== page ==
Red Roses eye records and Six Nations title for Middleton’s grand finale


After eight years, 85 Tests, 76 wins and 3,411 points scored, England’s head coach Simon Middleton takes charge of his final match on Saturday. It should be quite a finale, with a world-record crowd for a women’s game in excess of 53,000 expected at Twickenham as the Red Roses go head-to-head with France in a winner-takes-all Six Nations decider.

The record currently stands at 42,579, set at the World Cup final at Eden Park in November. The attendance is also sure to smash the current Women’s Six Nations record, set last weekend with 18,604 watching France v Wales at the Stade des Alpes in Grenoble.

To more than double the record shows the progress not only the tournament is making, but the entire sport. The Twickenham crowd figure will hopefully act as a springboard for more avenues of progress and it will be a boost to the hopes of the Rugby Football Union who want to sell out Twickenham for the World Cup final in 2025.

Middleton – for whom a 53,000 attendance must have seemed unimaginable when he took the job in 2015 – has said the number of tickets sold has exceeded expectation and England’s vice-captain Zoe Aldcroft told the Guardian: “It shows how much the game has come on, to have a standalone match at Twickenham. For them to think we would sell that amount of tickets, even though we have gone over the amount they thought they would sell, it’s just amazing.

“I think my heart is going to be absolutely pumping. It is the adrenaline it will bring and obviously most of the crowd will be behind England so I think that is something we really have to take confidence in and put on a good performance because that is what they are coming to see. We want to make it a good event so it can happen again and again in the future.”

The crowd will be treated to a tight match if recent history is anything to go by. England came out 13-7 winners the last time the teams met in October at the World Cup and the Red Roses defeated France 24-12 in last year’s Six Nations. England have generally had the upper hand of late, however – the last time France beat their old rivals was in the 2018 Women’s Six Nations, coming out 18-17 winners, and the loss was the last time England were defeated in the competition. The Red Roses have been on a 23-match Six Nations winning run since. England have also been handed a boost ahead of the match with their captain Marlie Packer, the prop Hannah Botterman and No 8 Poppy Cleall ruled fit.

And while England will be favourites to win their fifth successive Women’s Six Nations, France could upset the Twickenham party. England’s biggest weakness, arguably, is their handling. They have made 69 handling errors in the 2023 tournament so far and they were exploited against Wales. The Red Roses’ mistakes in the first half saw Wales score points first and they held England from scoring until the 26th minute.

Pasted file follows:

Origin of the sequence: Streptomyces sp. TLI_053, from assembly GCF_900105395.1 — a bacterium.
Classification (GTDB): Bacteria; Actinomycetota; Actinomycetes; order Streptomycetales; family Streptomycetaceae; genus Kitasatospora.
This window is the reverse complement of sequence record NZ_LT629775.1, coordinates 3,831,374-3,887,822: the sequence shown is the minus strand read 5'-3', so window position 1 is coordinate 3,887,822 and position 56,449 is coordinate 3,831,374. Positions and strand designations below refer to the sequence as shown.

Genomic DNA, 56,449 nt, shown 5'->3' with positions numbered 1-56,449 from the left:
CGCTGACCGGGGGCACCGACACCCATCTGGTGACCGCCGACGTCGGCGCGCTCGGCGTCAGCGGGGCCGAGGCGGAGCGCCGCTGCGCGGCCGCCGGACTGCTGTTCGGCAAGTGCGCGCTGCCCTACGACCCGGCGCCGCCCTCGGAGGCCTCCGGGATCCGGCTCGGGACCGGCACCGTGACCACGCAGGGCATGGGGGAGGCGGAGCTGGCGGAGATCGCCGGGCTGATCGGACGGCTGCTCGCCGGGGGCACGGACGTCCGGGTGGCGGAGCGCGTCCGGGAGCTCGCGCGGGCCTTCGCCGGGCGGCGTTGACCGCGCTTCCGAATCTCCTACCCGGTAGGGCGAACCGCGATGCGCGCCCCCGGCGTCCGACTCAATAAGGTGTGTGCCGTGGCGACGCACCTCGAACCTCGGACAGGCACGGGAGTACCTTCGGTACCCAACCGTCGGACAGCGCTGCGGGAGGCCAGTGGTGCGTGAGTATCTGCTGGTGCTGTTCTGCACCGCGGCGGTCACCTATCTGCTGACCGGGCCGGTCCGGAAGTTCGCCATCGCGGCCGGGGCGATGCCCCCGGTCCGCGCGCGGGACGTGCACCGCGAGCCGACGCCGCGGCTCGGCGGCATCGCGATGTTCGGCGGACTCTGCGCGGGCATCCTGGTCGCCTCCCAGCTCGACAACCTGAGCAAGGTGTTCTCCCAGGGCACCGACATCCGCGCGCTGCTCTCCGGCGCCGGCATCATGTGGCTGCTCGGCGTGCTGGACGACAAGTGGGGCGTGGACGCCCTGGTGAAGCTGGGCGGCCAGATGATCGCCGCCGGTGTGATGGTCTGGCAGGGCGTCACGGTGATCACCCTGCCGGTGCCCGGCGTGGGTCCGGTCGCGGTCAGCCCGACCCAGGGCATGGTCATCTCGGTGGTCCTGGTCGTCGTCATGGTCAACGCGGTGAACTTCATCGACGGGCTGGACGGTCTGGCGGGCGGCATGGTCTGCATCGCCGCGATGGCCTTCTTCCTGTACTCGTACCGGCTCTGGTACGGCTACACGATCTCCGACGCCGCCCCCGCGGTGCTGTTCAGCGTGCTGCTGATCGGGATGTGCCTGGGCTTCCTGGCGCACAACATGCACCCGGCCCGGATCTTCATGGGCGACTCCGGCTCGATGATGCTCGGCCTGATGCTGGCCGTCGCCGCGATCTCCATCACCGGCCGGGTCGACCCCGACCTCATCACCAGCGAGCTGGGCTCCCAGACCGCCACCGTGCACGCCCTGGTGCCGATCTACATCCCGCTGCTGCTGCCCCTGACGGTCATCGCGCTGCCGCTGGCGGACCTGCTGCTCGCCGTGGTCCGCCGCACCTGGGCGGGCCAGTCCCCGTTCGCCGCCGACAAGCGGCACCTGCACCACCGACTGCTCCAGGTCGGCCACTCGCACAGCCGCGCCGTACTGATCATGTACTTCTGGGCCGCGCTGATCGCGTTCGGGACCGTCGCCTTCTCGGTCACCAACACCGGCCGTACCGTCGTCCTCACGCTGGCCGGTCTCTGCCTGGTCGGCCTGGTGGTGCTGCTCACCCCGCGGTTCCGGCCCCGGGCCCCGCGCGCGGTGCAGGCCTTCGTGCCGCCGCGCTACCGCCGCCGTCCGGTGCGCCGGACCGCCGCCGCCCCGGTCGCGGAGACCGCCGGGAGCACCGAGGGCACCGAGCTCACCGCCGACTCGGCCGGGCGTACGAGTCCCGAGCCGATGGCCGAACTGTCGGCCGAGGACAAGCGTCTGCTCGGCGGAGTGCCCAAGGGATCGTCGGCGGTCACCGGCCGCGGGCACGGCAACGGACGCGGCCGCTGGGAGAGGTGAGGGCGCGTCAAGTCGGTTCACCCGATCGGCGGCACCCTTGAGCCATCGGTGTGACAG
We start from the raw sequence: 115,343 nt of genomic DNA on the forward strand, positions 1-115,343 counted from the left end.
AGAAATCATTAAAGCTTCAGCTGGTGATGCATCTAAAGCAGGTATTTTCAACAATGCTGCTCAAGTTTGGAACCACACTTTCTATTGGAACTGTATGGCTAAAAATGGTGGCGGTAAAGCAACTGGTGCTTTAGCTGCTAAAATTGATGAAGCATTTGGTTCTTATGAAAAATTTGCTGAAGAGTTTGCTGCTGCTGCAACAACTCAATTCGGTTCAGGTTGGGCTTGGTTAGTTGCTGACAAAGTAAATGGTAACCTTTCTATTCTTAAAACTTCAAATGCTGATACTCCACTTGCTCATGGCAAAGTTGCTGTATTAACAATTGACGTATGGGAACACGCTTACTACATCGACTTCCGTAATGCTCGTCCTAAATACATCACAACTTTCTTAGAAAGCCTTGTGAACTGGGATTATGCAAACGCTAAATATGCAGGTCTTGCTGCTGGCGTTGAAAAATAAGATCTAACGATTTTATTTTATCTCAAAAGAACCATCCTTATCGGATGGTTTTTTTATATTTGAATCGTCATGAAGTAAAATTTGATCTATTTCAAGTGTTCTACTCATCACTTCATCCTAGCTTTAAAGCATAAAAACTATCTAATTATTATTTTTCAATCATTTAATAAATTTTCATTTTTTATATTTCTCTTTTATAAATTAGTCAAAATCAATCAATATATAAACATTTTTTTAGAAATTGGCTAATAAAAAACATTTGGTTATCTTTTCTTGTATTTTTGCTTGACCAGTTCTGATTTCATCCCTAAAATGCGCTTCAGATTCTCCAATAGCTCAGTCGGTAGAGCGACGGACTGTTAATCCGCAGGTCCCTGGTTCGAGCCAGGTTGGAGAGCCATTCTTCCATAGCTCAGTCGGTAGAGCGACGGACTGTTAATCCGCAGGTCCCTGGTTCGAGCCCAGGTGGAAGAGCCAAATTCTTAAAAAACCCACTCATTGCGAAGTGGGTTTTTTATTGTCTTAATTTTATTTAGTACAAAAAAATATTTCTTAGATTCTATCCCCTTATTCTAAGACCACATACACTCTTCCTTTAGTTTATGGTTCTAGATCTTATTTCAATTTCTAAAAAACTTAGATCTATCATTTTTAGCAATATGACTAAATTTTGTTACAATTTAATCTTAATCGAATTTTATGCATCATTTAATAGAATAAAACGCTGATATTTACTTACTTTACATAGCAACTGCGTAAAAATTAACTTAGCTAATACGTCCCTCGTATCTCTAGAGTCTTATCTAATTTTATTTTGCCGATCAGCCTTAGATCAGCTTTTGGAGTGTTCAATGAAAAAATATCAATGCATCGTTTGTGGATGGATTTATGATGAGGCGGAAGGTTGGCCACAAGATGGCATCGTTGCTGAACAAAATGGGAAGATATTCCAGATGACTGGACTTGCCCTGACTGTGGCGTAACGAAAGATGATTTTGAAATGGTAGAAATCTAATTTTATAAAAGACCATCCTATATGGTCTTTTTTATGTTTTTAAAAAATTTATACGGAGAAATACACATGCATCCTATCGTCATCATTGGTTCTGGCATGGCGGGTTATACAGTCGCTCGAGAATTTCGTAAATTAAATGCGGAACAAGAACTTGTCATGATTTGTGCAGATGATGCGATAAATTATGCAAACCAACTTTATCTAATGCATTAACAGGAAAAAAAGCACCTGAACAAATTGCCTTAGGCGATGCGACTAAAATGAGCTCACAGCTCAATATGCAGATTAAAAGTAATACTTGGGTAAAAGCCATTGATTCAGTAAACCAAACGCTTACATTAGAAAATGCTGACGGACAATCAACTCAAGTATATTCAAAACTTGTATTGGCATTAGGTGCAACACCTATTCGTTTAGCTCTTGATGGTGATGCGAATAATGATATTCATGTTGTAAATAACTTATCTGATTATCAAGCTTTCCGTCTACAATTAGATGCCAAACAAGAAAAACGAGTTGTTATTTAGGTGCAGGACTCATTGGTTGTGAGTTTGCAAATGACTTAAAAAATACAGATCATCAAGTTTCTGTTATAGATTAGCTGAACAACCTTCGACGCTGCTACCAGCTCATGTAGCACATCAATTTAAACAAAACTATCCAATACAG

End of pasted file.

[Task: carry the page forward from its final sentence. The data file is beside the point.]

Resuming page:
France could exploit the same weakness this weekend and if effective, England may not be able to rely on a rolling maul or an Abby Dow wonder try with France’s defence impressive in the tournament thus far. Les Bleues have conceded 29 points with only England conceding fewer. France will also have extra motivation to get the trophy win with one of their stalwarts retiring – the fly-half Jessy Trémoulière starts at 10 for her last ever match. The 30-year-old has won two Six Nations titles, finished third in three World Cups and was named Women’s 15s player of the decade by World Rugby in 2020.

Poppy Cleall carries the ball during the England v France Women's Six Nations match.
England have been given a boost with the news that Poppy Cleall is fit to play against France. Photograph: Tom Jenkins/The Guardian

England’s attack coach, Scott Bemand, is also leaving his role after the tournament alongside Middleton, for whom victory would mean a sixth Women’s Six Nations title. Middleton was the assistant coach when England won the 2014 World Cup and took over from Gary Street as head coach the following year. While Middleton did not manage to get his hands on the World Cup as head coach, losing in the 2017 and 2022 finals to New Zealand, he has overseen huge changes to the women’s game during his tenure.

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In 2019, the Rugby Football Union introduced professional contracts for the first time which Middleton called a “massive opportunity” when they were awarded. Since professionalism was introduced to the team they have won every Six Nations, Middleton became the first women’s coach to be named World Rugby Coach of the Year and England set a new world record after going 30 games unbeaten.

Aldcroft spoke on the impact Middleton has had, not only on England but on the game more widely. “For us, for England, Midds has been absolutely huge,” the Gloucester-Hartpury player said. “The standards that he sets for the team and the drive that he gives us is unbelievable. It can only be from him how much we have achieved over the last few years. So he has been amazing for England rugby and women’s rugby in general.”

Middleton told BBC Sport this week: “There was always going to be an evolution process but hopefully I’ve been able to accelerate it. I’ve been clear on what I want for the squad and that is to try and get the very best support around them. Where the game is now is massively important to me and I’m very proud of the fact that we’re so in the public domain now, everyone wants to cover us and come and see us.”

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( With inputs from : )


TheNewsCaravan News Desk

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